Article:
It’s autumn at last, which means it’s time to return to the intoxicating world of Riverside and the City. Grab your chocolate, grab your loved one – with three women of immense character preparing to grasp power for themselves at last, can they all realise their ambitions? Or will they thwart one another’s dreams? That’s right folks, it’s Tremontaine time!

Here’s the thing: I read seasons 1 and 2 practically back to back last year, my brain alive to the details and nuances that this complicated serial thrives on. I didn’t reread season 2 in advance of picking up season 3 opener Ambition – and I regretted it. Don’t worry – I’ve electronically (ah, e-readers, you take away some of the small joys) thumbed  my way back through the last few episodes to help my impressions settle. Which is just as well, because I’d completely convinced myself that Diane had done worse than she did to make sense of what happens this week. Clearly there’s no depths I don’t believe the Duchess will stoop to (…and let’s face it, we’ve had ample evidence of this so far!).

We rejoin Diane, now Duchess in own right rather than merely by marriage, by the window of House Tremontaine, considering her conquests and preparing for a dinner the Chancellor is throwing in her honour. Our cool, calm Duchess is somewhat a-flutter – the harried, reactive, irritable lady of Season 2 persists even in victory – as she considers how best to control Lord Davenant and her wayward house swordsman, Vincent Applethorpe.

…because she doesn’t know. Her reports told her that Kaab drew first blood, and Vincent knocked the Kinwiinik out rather than kill her (disgracing them both), and that’s all she knows.

The relationship between Diane and Vincent was fascinating, but for all the sexual tension and mind games last season, I wasn’t expecting the strength of Diane’s reaction when she’s told that Vincent is dead. A truly awful dinner – vapid talk, endless patronising and misogyny (that reference to ‘prime real estate’ – UGH STAB THEM NOW PLEASE) – would be enough to make anyone consider extreme measures to get away, but Diane has more self-control than that. After all, she excels at turning the patriarchy to her advantage. But she goes to pieces at the news that Vincent is dead.

Pity the poor housemaid who bears the brunt of the Duchess’s distress. I’m still unclear whether it was Maisry who dripped water on the silk gown, or Diane herself – fabricating excuses to go into full meltdown – but she takes full advantage of the outrage to shriek her pain and wreck her dress. It’s a shocking reminder of how far she has unravelled since we first met her. There was a time when she would never have permitted herself to be ruled by her emotions like this, let alone at someone else’s house in front of a servant (…and then you consider that Diane was poor Maisry once; but she has no sympathy for these young women now she’s in a position of power – she takes full advantage of her privilege. My heart is given to the ice queen, but there’s no hiding from the fact she’s an awful human being).

The pressure is telling on our Diane, even in her moment of victory. She has lost her husband, and now she has lost a man she had formed a greater attachment to than she realised – and merely to gratify her own spite. She should feel guilty. But I was utterly taken aback by just how discombobulated she was.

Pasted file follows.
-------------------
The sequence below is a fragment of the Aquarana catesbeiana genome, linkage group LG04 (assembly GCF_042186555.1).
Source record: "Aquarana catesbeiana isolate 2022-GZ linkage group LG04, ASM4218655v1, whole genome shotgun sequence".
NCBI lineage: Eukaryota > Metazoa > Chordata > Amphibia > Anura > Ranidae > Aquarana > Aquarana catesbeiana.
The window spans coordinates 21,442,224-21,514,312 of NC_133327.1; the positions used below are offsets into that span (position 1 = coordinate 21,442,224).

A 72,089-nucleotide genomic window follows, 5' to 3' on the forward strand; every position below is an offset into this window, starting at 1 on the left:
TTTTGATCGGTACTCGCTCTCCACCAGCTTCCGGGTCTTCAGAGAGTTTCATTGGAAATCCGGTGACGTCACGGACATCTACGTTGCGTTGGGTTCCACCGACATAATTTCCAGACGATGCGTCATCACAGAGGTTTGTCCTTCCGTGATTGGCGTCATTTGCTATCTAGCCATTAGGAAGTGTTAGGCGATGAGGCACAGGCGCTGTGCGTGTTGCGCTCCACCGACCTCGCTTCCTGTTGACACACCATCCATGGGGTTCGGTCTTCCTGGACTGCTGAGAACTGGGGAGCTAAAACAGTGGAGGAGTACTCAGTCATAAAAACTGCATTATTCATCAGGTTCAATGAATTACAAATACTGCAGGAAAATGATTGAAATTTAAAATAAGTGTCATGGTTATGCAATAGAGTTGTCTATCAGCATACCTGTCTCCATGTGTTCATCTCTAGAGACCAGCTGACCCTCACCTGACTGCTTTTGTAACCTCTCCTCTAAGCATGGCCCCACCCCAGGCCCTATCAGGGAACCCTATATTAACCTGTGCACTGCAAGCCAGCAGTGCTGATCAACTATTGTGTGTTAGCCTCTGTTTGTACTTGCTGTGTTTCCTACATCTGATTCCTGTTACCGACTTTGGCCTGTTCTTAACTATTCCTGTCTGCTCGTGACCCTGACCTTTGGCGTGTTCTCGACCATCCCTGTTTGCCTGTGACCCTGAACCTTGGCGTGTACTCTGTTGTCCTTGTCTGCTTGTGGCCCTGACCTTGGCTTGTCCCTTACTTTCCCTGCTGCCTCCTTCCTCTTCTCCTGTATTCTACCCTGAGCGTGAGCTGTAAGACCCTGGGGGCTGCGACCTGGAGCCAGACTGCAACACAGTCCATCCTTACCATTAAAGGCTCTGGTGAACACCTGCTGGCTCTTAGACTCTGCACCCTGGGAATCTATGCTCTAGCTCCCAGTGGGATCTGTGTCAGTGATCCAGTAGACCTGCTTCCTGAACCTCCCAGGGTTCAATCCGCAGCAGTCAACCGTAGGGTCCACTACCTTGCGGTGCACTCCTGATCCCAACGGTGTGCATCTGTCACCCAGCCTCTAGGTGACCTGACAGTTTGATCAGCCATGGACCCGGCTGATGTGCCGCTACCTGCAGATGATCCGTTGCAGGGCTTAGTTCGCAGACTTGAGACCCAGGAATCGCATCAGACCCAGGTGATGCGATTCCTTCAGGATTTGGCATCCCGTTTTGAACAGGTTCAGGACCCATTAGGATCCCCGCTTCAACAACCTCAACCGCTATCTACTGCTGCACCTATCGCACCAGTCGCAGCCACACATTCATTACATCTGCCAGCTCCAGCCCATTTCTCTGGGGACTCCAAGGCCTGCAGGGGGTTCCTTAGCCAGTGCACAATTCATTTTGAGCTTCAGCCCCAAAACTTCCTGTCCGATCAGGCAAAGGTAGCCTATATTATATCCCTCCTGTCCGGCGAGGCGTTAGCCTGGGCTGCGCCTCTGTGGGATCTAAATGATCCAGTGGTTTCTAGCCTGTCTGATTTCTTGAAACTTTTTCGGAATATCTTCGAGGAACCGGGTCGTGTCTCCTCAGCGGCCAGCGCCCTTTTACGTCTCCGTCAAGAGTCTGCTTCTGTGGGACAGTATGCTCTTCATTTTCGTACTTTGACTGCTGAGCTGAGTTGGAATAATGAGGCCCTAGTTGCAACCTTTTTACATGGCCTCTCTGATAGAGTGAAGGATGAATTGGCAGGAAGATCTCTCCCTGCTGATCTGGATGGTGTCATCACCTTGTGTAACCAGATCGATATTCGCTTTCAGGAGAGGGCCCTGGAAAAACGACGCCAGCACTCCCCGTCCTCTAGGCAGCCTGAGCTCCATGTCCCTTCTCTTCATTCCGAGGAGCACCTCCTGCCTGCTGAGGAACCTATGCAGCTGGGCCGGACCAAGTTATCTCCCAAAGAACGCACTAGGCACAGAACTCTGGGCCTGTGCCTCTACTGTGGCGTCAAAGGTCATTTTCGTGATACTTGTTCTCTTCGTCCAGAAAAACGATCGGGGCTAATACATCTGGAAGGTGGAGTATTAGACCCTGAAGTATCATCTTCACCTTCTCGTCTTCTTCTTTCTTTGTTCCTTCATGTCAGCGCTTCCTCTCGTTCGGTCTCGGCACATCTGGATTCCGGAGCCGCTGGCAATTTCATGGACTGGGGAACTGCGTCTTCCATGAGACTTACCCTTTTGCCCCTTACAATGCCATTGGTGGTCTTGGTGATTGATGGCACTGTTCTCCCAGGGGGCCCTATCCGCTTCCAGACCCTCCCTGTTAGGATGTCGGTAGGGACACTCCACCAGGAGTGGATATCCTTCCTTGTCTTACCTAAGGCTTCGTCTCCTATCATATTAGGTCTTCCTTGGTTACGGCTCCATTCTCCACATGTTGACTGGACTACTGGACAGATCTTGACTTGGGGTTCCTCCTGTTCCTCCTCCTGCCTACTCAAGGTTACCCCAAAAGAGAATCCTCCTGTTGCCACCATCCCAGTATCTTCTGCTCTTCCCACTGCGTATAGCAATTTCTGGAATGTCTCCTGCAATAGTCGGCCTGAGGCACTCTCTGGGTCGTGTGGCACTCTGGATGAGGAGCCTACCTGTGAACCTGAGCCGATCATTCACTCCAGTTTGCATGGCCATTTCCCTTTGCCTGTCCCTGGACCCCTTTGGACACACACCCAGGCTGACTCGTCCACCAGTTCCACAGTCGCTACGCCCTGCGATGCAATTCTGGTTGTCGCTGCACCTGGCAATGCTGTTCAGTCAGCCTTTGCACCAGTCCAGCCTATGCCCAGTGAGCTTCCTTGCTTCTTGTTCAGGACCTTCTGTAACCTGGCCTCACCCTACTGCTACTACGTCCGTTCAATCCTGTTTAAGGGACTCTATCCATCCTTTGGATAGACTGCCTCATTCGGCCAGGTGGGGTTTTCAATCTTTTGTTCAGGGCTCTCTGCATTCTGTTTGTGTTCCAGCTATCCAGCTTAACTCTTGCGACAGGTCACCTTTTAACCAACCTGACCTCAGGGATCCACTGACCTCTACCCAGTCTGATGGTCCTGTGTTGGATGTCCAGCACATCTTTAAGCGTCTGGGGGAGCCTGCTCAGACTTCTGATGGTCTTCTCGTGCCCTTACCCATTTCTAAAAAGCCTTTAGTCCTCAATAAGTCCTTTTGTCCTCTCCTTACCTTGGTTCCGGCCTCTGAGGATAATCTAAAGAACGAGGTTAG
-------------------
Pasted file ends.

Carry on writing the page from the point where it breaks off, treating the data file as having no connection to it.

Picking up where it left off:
I would never have guessed that Micah would be able to handle Diane in this state, or that Diane would permit her to. This unlikely friendship may be one of my great joys this season if it continues to flourish.

A striking aspect for me this week was the contrast between Diane and Kaab. Such a role reversal here since the start of Tremontaine, between two women who are almost total opposites.

Ixkaab Balam, first daughter of a first daughter, was born to the power and privilege Diane covets, but controlled by her impetuous urges and fierce passions. She has always shown herself to be a tactician rather than a strategist; she’s never been particularly good at reading or predicting the emotions of others (too wrapped up in herself to see the truths of others).

Diane de Tremontaine was born with nothing. Ruthless, pragmatic, if not quite as nerveless as she’d like, she murdered, stole and blackmailed her way to power. She has always been the spider at the heart of the web; she excels at manipulating others, knowing their hearts better than they do.

But no more. Kaab is now the Trader to the Xanamwiinik (and while there’s ample evidence here that she’s neither infallible nor as well-respected by her people as she likes to think – those aunties!) and she has become the one who can put aside her griefs – to do battle for her people. Diane is the one now who is constantly second-guessing herself, driven by her emotions, undercutting her own advantages.

That said, while I admired Kaab’s poise this week, I think our headstrong young woman is just under the skin. I don’t like to think she’s truly become so cold that she knowingly unleashed a conflagration on Riverside; I prefer to think she didn’t realise how extreme a reaction she would provoke. She wanted Florian and Shade brought to heel (…speaking of Florian and Shade, what is Florian up to? Watch yourself, Rafe. Watch yourself). I don’t think she considered for a moment that her allies would assault Tess’s people indiscriminately.

But that is the unexpected place we find ourselves as season three gets going in earnest: a Duchess in power but in disarray, and war breaking out between the City and Riverside.

My heart is in my mouth. As usual.

 

Tremontaine is available from Serial Box Publishing in ebook and audio format – episodes available individually or via a season pass to read it all in one glorious go.